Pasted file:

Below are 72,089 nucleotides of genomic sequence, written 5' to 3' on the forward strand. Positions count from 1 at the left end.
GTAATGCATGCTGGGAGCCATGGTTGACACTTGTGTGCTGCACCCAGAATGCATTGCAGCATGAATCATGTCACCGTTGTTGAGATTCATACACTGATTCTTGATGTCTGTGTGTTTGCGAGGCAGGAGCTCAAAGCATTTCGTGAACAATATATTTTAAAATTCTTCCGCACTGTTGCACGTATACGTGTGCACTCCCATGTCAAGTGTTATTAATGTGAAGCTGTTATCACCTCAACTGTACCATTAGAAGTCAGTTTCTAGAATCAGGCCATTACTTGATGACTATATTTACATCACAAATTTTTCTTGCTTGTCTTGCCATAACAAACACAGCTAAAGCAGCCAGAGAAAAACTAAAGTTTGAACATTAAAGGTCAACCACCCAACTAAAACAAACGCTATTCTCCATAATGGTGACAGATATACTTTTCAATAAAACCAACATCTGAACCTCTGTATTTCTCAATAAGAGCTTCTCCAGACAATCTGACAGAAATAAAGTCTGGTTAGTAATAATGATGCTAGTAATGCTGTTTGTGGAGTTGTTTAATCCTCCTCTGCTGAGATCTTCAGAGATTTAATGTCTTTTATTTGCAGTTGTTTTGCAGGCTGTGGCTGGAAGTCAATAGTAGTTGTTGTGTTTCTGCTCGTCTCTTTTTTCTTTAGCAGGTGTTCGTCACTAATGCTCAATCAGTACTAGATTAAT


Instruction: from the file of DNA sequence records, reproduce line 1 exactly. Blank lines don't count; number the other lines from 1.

Below are 72,089 nucleotides of genomic sequence, written 5' to 3' on the forward strand. Positions count from 1 at the left end.